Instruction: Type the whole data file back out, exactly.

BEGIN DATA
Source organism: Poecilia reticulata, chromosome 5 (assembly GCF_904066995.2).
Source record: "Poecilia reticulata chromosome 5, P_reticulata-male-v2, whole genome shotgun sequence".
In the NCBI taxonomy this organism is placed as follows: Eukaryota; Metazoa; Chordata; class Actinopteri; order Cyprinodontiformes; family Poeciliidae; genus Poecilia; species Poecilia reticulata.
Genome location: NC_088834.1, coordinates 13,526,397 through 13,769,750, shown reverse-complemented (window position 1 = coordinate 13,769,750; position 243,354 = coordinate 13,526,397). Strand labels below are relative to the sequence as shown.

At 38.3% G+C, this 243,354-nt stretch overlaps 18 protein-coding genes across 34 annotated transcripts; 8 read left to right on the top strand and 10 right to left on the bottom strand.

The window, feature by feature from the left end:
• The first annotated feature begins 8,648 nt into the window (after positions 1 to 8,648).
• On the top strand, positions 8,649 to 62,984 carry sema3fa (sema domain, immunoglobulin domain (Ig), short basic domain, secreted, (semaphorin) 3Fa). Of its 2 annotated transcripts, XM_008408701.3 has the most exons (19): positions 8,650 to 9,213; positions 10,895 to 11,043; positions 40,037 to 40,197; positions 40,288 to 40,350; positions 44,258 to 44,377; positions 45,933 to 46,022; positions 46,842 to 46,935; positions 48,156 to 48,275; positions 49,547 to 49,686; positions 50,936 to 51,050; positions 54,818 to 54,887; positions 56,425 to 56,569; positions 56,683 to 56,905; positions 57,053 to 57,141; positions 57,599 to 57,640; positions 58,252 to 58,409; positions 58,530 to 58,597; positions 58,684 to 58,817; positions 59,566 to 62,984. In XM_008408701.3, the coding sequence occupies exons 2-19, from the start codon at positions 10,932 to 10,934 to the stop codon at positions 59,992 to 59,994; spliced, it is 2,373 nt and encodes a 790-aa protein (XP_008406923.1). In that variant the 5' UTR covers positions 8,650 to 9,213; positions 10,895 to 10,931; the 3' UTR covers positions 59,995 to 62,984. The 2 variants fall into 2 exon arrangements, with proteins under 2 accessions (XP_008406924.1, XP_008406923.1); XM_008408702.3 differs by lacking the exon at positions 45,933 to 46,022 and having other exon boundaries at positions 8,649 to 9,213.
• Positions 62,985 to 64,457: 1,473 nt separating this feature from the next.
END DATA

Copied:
Source organism: Poecilia reticulata, chromosome 5 (assembly GCF_904066995.2).
Source record: "Poecilia reticulata chromosome 5, P_reticulata-male-v2, whole genome shotgun sequence".
In the NCBI taxonomy this organism is placed as follows: Eukaryota; Metazoa; Chordata; class Actinopteri; order Cyprinodontiformes; family Poeciliidae; genus Poecilia; species Poecilia reticulata.
Genome location: NC_088834.1, coordinates 13,526,397 through 13,769,750, shown reverse-complemented (window position 1 = coordinate 13,769,750; position 243,354 = coordinate 13,526,397). Strand labels below are relative to the sequence as shown.

At 38.3% G+C, this 243,354-nt stretch overlaps 18 protein-coding genes across 34 annotated transcripts; 8 read left to right on the top strand and 10 right to left on the bottom strand.

The window, feature by feature from the left end:
• The first annotated feature begins 8,648 nt into the window (after positions 1 to 8,648).
• On the top strand, positions 8,649 to 62,984 carry sema3fa (sema domain, immunoglobulin domain (Ig), short basic domain, secreted, (semaphorin) 3Fa). Of its 2 annotated transcripts, XM_008408701.3 has the most exons (19): positions 8,650 to 9,213; positions 10,895 to 11,043; positions 40,037 to 40,197; positions 40,288 to 40,350; positions 44,258 to 44,377; positions 45,933 to 46,022; positions 46,842 to 46,935; positions 48,156 to 48,275; positions 49,547 to 49,686; positions 50,936 to 51,050; positions 54,818 to 54,887; positions 56,425 to 56,569; positions 56,683 to 56,905; positions 57,053 to 57,141; positions 57,599 to 57,640; positions 58,252 to 58,409; positions 58,530 to 58,597; positions 58,684 to 58,817; positions 59,566 to 62,984. In XM_008408701.3, the coding sequence occupies exons 2-19, from the start codon at positions 10,932 to 10,934 to the stop codon at positions 59,992 to 59,994; spliced, it is 2,373 nt and encodes a 790-aa protein (XP_008406923.1). In that variant the 5' UTR covers positions 8,650 to 9,213; positions 10,895 to 10,931; the 3' UTR covers positions 59,995 to 62,984. The 2 variants fall into 2 exon arrangements, with proteins under 2 accessions (XP_008406924.1, XP_008406923.1); XM_008408702.3 differs by lacking the exon at positions 45,933 to 46,022 and having other exon boundaries at positions 8,649 to 9,213.
• Positions 62,985 to 64,457: 1,473 nt separating this feature from the next.